It's no surprise that fee disclosure is top of mind for top sales executives at ADP, Great-West and MassMutual. What may be a surprise is that they see it as an opportunity for the best advisors to showcase their value.

Q: What trends are you seeing?

Hugh O'Toole, MassMutual

The two major trends we see are somewhat related. Number one is fee disclosure, which I don't think is news to any of the advisors out in the marketplace. Historically, advisors have done a great job handling fund fees and managing fiduciary responsibility. The issue of fee disclosure is going to make advisors really focus on the value they're bringing to the table. They need to show that they do more than just resolve fund and fiduciary issues. And that's the second trend.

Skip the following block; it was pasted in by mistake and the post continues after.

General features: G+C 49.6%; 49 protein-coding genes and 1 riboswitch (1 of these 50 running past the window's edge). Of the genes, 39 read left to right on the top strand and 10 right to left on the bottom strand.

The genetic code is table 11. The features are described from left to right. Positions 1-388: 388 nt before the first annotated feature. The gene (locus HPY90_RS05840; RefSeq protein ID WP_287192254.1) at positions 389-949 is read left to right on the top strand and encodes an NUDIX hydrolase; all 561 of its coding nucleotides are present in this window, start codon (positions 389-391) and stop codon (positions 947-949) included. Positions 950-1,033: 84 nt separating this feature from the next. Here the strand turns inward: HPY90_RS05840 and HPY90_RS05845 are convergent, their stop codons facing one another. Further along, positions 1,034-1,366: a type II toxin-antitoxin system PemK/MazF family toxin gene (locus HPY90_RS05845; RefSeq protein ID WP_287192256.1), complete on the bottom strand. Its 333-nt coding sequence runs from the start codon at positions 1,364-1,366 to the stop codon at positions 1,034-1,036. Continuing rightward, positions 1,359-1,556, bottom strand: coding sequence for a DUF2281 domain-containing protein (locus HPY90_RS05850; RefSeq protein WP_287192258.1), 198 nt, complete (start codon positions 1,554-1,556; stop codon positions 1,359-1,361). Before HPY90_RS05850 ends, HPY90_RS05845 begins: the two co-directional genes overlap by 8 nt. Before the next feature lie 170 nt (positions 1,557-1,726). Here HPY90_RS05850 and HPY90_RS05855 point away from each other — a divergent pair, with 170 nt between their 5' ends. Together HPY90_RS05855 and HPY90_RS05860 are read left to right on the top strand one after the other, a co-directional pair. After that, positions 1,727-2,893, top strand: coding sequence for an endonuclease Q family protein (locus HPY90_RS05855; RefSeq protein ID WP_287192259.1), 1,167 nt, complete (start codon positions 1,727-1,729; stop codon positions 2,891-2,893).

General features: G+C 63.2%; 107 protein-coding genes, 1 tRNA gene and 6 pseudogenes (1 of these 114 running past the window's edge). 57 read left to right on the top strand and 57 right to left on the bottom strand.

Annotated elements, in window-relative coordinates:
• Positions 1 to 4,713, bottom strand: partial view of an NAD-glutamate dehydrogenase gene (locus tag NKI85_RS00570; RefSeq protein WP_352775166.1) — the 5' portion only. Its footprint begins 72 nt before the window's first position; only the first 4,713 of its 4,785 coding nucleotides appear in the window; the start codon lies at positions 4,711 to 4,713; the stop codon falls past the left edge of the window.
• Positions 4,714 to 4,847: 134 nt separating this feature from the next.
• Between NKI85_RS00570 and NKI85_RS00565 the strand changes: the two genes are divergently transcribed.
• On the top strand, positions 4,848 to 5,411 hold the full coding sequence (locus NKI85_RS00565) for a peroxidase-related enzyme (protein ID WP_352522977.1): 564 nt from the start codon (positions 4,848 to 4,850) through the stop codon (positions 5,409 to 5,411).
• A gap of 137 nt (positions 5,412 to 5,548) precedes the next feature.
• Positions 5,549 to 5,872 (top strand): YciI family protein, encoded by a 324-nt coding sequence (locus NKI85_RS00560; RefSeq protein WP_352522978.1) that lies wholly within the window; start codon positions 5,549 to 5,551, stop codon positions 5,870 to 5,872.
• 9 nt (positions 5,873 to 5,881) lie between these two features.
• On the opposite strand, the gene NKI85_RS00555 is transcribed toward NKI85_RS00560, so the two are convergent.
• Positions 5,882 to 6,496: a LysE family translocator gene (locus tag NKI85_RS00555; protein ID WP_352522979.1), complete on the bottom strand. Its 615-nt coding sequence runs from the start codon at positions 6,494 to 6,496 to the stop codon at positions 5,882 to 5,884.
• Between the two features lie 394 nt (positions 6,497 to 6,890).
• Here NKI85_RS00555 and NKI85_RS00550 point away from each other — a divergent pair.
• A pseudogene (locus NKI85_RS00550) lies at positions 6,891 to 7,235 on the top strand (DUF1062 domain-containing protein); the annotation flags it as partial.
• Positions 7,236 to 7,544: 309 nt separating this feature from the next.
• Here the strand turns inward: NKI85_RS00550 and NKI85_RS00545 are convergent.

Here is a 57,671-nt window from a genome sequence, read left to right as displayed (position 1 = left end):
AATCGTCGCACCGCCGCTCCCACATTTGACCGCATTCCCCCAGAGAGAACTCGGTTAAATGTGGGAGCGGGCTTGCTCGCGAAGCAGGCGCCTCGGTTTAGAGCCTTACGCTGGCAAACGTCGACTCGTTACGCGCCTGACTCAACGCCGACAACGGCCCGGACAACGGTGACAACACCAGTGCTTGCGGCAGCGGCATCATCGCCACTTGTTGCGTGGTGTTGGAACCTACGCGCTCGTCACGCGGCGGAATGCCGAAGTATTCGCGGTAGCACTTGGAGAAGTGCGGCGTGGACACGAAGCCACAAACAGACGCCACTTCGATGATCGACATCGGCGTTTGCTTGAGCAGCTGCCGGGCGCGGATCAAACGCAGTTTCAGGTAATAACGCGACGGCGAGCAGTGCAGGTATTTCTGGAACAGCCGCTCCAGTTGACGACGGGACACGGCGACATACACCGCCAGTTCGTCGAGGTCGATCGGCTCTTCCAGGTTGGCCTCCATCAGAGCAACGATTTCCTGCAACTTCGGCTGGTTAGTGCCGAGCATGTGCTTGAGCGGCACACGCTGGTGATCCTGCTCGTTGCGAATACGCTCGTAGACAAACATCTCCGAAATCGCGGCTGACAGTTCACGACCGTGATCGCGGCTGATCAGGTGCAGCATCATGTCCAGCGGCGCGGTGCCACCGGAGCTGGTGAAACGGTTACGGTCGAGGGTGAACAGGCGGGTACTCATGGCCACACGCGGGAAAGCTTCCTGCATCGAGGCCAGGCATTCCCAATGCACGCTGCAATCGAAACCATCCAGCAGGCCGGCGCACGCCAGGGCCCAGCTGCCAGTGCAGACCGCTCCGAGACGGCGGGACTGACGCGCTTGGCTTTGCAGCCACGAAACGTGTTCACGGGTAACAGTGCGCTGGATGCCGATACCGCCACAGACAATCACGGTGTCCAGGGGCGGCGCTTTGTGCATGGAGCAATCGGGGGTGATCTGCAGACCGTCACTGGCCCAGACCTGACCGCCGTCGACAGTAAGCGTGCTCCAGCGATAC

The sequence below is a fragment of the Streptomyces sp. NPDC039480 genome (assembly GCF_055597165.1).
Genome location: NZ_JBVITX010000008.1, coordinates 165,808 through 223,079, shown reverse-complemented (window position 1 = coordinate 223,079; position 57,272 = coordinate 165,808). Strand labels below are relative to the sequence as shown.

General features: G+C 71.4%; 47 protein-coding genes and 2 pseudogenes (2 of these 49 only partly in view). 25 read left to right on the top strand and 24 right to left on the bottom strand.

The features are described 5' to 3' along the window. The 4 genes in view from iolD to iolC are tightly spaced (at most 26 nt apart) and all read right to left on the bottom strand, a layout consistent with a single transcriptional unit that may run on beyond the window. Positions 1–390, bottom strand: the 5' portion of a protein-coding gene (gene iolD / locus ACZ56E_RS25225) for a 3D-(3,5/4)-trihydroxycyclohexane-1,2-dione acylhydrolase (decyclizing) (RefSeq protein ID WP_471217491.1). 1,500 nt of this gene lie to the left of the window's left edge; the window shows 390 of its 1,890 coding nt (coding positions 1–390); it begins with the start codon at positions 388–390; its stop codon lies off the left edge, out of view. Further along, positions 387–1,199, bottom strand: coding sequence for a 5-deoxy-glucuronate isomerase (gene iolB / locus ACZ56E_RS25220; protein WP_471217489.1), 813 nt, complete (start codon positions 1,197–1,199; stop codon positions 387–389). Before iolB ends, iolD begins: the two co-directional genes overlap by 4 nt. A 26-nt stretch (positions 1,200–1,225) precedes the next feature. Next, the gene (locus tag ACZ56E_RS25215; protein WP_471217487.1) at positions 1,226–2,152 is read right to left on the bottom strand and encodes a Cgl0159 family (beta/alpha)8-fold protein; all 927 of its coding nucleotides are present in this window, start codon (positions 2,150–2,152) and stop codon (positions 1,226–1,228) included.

We believe that this is a great pivot point for the best advisors in the country. MassMutual's position is that every single plan we work with needs an advisor. They're out there working to ensure that participants are able to create an income replacement outcome that will allow them to retire on their terms rather than working well into what normally would be retirement age. Regardless of whether advisors influence every single component to create a favorable outcome for the participant, they can enhance their value proposition by positioning themselves as the "general contractor" that pulls all the subcontractors into place. They're bringing together the skills sets and ultimately their fees and their value will be judged based on whether they grew the income replacement ratio for participants.

Chris Augelli, ADP Retirement Services